Thursday, December 18, 2014

Plan C averted, city gets its budget

After months of agonizing delays, state lawmakers granted final approval today to a temporary Philadelphia sales tax hike and a two-year reprieve on city pension payments, a pair of critically needed measures that plug the final $700 million hole in a multi-year deficit that once stood at $2.4 billion

Plan C averted, city gets its budget

Mayor Michael Nutter answers questions at a press conference outside City Hall this morning just prior to his trip to Harrisburg. The State Senate approved the city budget relief bill this afternoon. (Clem Murray / Staff Photographer)
Mayor Michael Nutter answers questions at a press conference outside City Hall this morning just prior to his trip to Harrisburg. The State Senate approved the city budget relief bill this afternoon. (Clem Murray / Staff Photographer)

After months of agonizing delays, state lawmakers granted final approval today to a temporary Philadelphia sales tax hike and a two-year reprieve on city pension payments, a pair of critically needed measures that plug the final $700 million hole in a multi-year deficit that once stood at $2.4 billion

The legislation, which was just approved by an 32 to 17 vote in the state Senate, will, at least for now, bring Philadelphia’s budget and five-year plan fully into balance, ending a political and fiscal drama that has consumed City Hall for over a year.

The bill — which Gov. Rendell is expected to sign shortly — eliminates the need for Mayor Nutter’s fallback budget, better known as Plan C.

That plan would have closed the $700 million five-year gap through cuts alone. As many as 3,000 city workers would have been laid off under Plan C, and basic services such as sanitation and police and fire protection sharply reduced.

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If Harrisburg had not acted today, layoff notices for those 3,000 workers would have been delivered tomorrow. With the vote, their jobs are preserved, and the libraries, recreation centers, courts and facilities that they staff will remain open.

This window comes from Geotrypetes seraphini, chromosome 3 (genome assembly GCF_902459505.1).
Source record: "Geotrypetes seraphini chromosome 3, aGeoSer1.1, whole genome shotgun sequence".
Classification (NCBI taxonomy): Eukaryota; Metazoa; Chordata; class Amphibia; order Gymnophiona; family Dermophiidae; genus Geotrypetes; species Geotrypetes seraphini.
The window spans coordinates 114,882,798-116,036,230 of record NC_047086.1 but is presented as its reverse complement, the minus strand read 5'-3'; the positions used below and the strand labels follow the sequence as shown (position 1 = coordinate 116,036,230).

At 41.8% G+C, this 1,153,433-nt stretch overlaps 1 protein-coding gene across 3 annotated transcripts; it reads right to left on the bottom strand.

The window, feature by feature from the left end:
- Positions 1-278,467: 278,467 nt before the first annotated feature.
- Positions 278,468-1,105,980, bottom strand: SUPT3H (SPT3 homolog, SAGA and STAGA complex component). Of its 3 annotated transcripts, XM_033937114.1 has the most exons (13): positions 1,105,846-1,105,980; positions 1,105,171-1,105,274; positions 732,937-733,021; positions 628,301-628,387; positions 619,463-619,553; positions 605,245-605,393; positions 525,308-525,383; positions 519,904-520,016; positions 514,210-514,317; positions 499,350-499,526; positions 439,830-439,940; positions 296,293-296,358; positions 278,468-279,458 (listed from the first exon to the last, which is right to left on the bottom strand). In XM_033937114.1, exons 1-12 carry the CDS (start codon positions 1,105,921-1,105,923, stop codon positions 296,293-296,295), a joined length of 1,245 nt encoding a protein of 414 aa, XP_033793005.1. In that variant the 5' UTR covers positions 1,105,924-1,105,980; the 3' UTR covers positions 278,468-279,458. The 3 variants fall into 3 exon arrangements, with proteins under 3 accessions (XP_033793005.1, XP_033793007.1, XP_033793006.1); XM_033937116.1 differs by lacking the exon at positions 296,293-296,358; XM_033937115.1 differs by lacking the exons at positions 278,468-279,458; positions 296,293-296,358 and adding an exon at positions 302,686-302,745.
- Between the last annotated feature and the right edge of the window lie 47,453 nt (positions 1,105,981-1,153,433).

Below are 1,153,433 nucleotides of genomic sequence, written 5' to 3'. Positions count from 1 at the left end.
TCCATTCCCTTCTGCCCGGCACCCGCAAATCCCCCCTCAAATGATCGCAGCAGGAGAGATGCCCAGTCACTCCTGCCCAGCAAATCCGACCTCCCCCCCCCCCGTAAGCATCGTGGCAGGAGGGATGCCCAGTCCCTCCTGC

The legislation raises the sales tax in Philadelphia from seven percent to eight percent for a period of five years. The eight percent rate will be two points higher than the sales tax in every other Pennsylvania municipality except for Pittsburgh, where the rate is seven percent.

The other crucial pieces of the bill are pension related. One addresses the city’s immediate cash flow crunch, permitting it to defer payments for the next two years. Those deferrals have to be paid back, with interest, beginning in 2013.

Another key pension provision extends the amortization period from 20 years to 30 years, in effect spreading the city’s pension burden out over a longer period.

Unlike earlier version of the bill, the legislation passed today does not include any statewide pension reforms, nor does it cap or cut back on retirement benefits for current or future Philadelphia employees. Labor leaders had campaigned vigorously against those provisions, and succeeded in convincing the House to delete them from the bill.

Minutes after the vote, Nutter and Philadelphia legislators called senior city officials in Philadelphia. Addressing over 40 of his managers on a speakerphone, Nutter proclaimed: "Plan C is terminated." The managers in Philadelphia erupted in thunderous appaluse.

Moments later, Nutter appeared overcome with emotion as he thanked his staff.

Asked about it by reporters after he hung up, Nutter acknowledged that he was indeed choked up.

“When you think of the magnitude of a what could have happened tomorrow … the magnitude of it is astounding and I think quite honestly that’s why so many people seem to have difficultly grasping what Plan C was all about,” Nutter said.

He said the “greatest thing that has happened is there is a renewed relationship between Philadelphia and Harrisburg.”

 

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About this blog

The Philadelphia Inquirer's Chris Hepp, Tricia Nadolny, Julia Terruso, and Claudia Vargas take you inside Philadelphia's City Hall.

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